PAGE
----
The story behind the deOccupy Honolulu movement
Groups files lawsuit against city calling sidewalk nuisance law unconstitutional
On Friday, May 17, a federal judge is expected to rule whether the city's sidewalk nuisance law is legal.
That's the law the city uses to remove tents and other items from public sidewalks with 24 hours notice.
The deOccupy Honolulu protesters filed a lawsuit calling the law unconstitutional. The protesters have been camping around Thomas Square for 18 months now.
So, who are they? We decided to find out.
We asked deOccupy protester Cathy "Sugar" Russell why she lives on the streets in tents.
She responded, "I'd be doing this anyway. I don't have a job. I'm stuck living on the streets. I just do it more publicly to give light to the crisis."
That crisis -- what Russell calls the "houseless issue." The roughly two dozen deOccupy protesters have spent the last year and a half in and around Thomas Square to make the plight of the homeless more public.
And no matter how many planters the city brings in, they're staying put.
Russell has become the face of this movement. Originally from Chicago, she says she moved here with a promise of a job that fell through.
Her motive for coming to Hawaii might surprise you.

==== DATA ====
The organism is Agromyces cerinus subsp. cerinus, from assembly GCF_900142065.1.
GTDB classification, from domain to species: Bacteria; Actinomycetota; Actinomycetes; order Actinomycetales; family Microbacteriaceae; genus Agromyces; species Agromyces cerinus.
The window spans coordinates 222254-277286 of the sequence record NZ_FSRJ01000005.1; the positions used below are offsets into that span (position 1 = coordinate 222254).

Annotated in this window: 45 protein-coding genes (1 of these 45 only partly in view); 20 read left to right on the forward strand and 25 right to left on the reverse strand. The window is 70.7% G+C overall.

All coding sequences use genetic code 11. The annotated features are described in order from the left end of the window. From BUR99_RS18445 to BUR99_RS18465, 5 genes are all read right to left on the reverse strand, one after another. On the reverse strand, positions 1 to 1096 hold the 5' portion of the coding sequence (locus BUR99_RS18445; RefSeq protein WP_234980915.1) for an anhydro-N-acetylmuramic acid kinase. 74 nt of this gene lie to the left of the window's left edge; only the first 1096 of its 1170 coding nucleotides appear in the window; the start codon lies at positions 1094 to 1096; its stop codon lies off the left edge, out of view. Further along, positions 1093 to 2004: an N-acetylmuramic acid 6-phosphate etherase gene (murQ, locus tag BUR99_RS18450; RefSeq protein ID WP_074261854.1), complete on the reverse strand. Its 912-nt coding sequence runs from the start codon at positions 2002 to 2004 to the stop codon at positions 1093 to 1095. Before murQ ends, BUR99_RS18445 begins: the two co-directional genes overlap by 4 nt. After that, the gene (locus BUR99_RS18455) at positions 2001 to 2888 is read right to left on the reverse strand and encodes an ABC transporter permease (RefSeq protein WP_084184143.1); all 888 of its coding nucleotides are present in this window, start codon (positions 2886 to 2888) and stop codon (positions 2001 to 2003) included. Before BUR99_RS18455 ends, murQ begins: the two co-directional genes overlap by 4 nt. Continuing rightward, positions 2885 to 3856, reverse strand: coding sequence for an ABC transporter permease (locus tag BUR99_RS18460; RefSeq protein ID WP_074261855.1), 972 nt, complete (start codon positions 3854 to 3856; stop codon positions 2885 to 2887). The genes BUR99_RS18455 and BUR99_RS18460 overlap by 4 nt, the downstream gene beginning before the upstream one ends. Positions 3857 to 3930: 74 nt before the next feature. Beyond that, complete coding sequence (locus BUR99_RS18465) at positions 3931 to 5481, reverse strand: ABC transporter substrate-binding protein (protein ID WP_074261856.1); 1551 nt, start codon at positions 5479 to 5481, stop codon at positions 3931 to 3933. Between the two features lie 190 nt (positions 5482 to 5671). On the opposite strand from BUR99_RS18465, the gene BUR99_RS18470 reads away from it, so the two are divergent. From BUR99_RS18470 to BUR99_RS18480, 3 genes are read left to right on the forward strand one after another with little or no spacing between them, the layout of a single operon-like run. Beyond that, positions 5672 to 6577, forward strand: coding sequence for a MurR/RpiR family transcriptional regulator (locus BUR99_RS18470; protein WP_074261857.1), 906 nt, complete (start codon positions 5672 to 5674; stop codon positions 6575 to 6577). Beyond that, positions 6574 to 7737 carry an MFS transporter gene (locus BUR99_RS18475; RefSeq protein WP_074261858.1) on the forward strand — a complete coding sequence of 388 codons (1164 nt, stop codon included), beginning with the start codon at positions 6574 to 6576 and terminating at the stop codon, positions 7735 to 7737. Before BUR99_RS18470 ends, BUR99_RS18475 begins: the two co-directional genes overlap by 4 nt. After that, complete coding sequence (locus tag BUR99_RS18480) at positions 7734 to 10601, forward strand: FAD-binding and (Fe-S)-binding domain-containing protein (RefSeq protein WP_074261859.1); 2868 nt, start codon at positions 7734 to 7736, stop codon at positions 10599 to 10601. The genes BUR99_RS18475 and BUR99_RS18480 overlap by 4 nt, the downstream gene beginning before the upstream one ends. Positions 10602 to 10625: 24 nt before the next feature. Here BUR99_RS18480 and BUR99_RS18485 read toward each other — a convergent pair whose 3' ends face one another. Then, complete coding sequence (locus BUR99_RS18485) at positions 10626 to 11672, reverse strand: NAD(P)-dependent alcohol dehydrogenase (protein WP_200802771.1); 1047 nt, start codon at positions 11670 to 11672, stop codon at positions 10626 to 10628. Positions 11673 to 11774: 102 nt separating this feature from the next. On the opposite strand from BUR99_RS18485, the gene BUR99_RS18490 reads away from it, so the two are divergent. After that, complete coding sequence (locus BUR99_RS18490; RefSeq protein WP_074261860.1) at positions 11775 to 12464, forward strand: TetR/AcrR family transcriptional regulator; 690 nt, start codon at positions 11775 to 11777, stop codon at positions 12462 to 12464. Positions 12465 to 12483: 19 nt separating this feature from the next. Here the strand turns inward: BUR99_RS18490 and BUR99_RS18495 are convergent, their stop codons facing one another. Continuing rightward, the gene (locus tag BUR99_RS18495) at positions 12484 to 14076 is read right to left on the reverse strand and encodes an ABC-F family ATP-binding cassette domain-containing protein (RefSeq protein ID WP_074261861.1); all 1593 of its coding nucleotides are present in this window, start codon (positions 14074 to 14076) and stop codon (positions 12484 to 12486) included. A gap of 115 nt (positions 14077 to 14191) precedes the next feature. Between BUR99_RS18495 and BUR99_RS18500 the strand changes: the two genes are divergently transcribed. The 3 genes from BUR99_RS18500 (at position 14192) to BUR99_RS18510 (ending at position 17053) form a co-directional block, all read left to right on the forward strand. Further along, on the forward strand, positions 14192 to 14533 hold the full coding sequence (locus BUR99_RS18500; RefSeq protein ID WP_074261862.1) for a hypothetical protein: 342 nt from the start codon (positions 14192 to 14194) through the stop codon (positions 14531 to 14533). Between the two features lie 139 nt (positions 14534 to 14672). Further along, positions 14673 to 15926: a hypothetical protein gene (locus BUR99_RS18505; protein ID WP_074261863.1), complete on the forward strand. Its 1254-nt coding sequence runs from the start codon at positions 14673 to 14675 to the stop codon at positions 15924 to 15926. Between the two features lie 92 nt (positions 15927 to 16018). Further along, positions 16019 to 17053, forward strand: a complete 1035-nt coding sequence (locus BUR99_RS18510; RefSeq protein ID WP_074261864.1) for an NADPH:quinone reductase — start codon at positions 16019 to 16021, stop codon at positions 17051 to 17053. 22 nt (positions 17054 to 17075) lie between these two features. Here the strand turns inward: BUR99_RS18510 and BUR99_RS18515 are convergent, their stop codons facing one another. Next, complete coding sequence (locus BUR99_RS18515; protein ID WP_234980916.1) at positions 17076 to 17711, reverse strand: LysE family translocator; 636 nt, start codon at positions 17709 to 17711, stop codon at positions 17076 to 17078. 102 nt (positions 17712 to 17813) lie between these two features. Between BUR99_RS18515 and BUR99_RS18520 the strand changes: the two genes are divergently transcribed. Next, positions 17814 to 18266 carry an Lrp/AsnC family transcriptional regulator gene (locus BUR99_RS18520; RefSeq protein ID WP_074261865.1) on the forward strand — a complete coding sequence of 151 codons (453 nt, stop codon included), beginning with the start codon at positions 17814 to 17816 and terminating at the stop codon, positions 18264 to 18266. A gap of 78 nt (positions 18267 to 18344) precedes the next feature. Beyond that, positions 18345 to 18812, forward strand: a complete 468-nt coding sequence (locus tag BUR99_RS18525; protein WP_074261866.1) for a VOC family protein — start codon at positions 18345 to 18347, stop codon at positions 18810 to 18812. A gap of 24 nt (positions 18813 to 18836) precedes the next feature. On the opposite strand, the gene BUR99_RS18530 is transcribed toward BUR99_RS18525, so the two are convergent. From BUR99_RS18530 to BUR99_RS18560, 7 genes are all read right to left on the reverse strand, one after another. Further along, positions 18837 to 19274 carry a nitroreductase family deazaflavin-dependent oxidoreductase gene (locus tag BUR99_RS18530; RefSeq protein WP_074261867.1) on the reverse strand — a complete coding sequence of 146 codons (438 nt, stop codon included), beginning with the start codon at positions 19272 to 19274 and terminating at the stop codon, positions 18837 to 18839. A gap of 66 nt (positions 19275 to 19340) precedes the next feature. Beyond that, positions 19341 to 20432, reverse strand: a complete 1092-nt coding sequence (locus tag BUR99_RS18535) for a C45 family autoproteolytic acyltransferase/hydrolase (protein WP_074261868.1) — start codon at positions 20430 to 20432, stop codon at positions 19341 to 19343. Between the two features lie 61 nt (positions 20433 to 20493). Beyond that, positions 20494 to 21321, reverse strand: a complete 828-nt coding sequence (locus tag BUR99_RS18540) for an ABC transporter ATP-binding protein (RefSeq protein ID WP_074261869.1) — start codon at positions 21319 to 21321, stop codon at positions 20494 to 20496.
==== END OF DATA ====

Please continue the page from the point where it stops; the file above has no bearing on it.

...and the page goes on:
"I fell in love with snorkeling," said Russell. "We all gotta wind down. We all gotta have recreation. There's people here who play golf, basketball and football and see movies on a regular basis. We all gotta find a way to de-stress."
De-stressing because she says this life isn't easy. Each confrontation with the city ups the intensity.
But, they are well-organized with several storage units with backup tents. When one is seized, another quickly in its place.
We asked Russell who is supporting them?
"We are," she replied. "We get told all the time that we're just paid protesters. It's the farthest thing from the truth. Each one of us has our own income whether that's through work. I'm personally on unemployment because I've worked my jobs and I've paid into that."
Christopher "Nova" Smith, another familiar face, also came here from Chicago. He works full-time, mostly nights, and sleeps here during the day.
Smith says he moved to Hawaii to stop being an activist, but soon gave up his Waikiki apartment to join this group.
"The tents are unsightly. They shouldn't be here. I don't want to see them. I want to be able to go to my home -- eat, do what I want to do, work where I want to work, do my own life. That's what I came here for," said Smith. "But I can't deal with seeing a government that's so willing to violate people's civil rights."
"People say this has been ineffective, yet this seems to be a pretty hot topic," said Russell. "And I don't think that it would be a hot topic if we weren't out here living publicly."
We asked Russell if we can expect to see her for another 18 months.
"We'll see what happens. But, our goal is not to leave til this is in place," said Russell. "That's up to the city and county."
The group says they've sent a list of demands to the city, which includes more low-income housing and expanded services for those in need.
Until those are met, they're not leaving. They have yet to hear back.
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